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  SoldierMod Volume 14 - December 2014
Volume 14 Articles

Country flagGPS III Update Delays Cause USAF to Seek Alternatives

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After delays in delivery by primary GPS III contractor Lockheed Martin Space Systems, the US Air Force is now officially shopping for alternative companies to provide the remaining 22 spacecraft designed to make up the next generation SATCOM constellation.

Photo: courtesy Lockheed Martin Space Systems.
Photo: courtesy Lockheed Martin Space Systems.

According to Space News, Lockheed Martin (LM) will honor its contract to deliver and maintain the first eight GPS III satellites, but the USAF has opened up the rest for bid.

Difficulties with the payload and navigation systems for the first batch of satellites have left LM with three space vehicles ready to fly, but without a nav payload signal to put aboard them. Subcontractor Exelis is responsible for that, and LM has pinned the delays on them. Delivery delays have prompted the Air Force to seek alternatives.

In June 2014, the USAF issued an official “sources sought” notice, for “a production-ready GPS space vehicle, equipped with an alternate payload,” in addition to the Lockheed Martin-built GPS III vehicles. The first phase of the contract would include two firm-fixed price contracts worth $100–$200 million to demonstrate a competitor to GPS III.

According to Space News, Boeing and Northrop Grumman have responded to the “sources sought” call.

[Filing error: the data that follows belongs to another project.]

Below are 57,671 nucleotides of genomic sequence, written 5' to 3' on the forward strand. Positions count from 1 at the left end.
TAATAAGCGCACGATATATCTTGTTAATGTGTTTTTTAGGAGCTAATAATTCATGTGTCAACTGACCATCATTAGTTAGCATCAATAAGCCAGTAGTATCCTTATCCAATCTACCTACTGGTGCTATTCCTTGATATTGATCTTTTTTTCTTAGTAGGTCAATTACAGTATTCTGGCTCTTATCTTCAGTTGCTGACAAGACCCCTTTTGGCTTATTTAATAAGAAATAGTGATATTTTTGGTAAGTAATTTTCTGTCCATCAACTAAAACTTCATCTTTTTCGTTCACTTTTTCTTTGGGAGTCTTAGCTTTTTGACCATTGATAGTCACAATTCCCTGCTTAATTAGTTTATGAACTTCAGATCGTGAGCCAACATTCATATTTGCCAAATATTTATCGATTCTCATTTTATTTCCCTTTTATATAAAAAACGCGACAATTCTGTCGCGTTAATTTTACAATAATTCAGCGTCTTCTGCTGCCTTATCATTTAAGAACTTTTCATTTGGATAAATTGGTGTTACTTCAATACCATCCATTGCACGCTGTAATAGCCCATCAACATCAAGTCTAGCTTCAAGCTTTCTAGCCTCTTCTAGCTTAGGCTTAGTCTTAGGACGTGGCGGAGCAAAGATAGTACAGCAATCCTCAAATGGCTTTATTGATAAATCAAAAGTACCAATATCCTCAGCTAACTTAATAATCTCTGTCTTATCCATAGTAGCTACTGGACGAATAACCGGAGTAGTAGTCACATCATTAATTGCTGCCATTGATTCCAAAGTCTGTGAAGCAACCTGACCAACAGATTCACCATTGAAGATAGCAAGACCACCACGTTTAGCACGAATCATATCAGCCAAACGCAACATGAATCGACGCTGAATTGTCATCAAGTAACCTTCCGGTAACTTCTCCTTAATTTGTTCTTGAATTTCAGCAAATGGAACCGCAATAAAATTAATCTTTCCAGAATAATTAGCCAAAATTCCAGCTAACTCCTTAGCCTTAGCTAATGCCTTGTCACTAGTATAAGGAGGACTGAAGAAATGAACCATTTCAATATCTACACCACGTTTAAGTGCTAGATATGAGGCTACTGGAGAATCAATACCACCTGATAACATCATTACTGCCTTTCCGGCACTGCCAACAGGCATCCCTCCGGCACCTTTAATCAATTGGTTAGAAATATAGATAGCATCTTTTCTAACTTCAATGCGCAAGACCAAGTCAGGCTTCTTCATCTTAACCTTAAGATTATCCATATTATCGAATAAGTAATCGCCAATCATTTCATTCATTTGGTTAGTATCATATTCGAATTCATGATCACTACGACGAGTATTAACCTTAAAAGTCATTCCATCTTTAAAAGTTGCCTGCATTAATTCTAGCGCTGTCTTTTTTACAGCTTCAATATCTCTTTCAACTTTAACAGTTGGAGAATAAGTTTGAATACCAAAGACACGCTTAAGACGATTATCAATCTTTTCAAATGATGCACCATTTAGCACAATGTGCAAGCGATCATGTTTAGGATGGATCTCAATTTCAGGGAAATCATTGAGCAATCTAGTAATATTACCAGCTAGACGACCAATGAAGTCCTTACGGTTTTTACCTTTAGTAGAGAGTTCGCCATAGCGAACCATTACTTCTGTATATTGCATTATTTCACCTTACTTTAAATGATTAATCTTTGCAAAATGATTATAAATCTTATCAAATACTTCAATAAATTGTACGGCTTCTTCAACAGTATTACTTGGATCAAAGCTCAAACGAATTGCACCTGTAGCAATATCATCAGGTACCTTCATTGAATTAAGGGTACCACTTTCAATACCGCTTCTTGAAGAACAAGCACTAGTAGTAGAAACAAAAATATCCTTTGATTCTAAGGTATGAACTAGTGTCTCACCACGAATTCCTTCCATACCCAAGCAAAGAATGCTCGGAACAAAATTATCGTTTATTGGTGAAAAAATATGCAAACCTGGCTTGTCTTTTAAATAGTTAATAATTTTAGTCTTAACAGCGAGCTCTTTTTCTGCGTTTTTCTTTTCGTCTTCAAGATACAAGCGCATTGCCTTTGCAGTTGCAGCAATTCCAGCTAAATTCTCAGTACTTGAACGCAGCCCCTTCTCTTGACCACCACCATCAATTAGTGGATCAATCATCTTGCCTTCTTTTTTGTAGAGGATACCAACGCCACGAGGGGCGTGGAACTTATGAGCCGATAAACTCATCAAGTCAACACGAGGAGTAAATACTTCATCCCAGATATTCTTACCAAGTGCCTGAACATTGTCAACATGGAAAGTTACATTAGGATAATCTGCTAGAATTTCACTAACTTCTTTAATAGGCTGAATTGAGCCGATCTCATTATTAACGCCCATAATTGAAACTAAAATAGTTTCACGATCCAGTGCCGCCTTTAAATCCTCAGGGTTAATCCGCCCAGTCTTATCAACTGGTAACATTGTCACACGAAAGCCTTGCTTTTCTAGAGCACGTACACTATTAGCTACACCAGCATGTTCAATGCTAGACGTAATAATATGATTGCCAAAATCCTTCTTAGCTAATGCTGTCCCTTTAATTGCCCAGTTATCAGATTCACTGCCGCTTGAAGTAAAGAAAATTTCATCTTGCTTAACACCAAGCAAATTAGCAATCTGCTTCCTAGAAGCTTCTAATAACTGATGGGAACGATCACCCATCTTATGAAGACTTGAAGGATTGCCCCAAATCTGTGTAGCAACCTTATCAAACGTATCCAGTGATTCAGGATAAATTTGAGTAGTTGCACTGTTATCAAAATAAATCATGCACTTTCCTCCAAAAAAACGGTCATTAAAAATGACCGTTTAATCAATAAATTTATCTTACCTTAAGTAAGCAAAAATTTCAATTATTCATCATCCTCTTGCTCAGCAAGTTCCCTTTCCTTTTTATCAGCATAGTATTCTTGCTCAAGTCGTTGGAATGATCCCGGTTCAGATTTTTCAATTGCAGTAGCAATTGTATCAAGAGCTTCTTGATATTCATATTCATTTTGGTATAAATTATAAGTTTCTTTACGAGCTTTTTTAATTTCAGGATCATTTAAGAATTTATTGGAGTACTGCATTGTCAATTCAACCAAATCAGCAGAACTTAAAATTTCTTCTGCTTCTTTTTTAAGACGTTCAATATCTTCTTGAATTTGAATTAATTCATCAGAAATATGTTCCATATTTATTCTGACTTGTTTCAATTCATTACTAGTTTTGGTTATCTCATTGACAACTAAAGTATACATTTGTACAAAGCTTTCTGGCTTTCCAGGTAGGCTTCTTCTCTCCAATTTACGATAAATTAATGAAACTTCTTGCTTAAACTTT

The delays in delivery were caused primarily by technical problems with the navigation system on the first eight GPS III satellites, which were supplied by LM subcontractor Exelis. In an interview with the Denver Post, Chip Eschenfelder, spokesman for the Colorado based LM, said of the new bid, “It’s not a surprise. We have not delivered on the first GPS III satellites.”

However he went on to say, “This isn’t going to have any impact on any current contracts, and it won’t impact our chances on any future opportunities.”

The company has already received $1.4 billion for production of the first four satellites at its Waterton Canyon facility.

Some of the key requirements of the new solicitation are that the satellite must offer a payload alternative to the problematical one built by Exelis; the satellite must be ready to launch by 2023; and the production line must be able to turn out two to three new satellites per year.

The final contract award will be made in 2017 or 2018.

Speaking at the National Space Symposium in Colorado in June, Gen. Ellen Pawlikowski, head of the Air Force Space and Missile Systems Center (SMC), said, “Obviously we want a GPS III that does what it’s supposed to do, delivered on time, and it’s up to Lockheed to manage its subcontractors. My view is if Lockheed is not happy with their subcontractor’s nav payload, and they believe that they can get a lower risk approach to delivering a nav payload by seeking a secondary source for that, then that’s clearly a decision for them to make.”

The GPS III is the next generation of the US government’s GPS system, and will be used not only by the military, but civilian and commercial applications worldwide. It is expected to deliver three times as much accuracy, up to eight times as much power and is anticipated to provide users around the globe with significantly improved coverage in hard to reach areas than the current GPS constellation.

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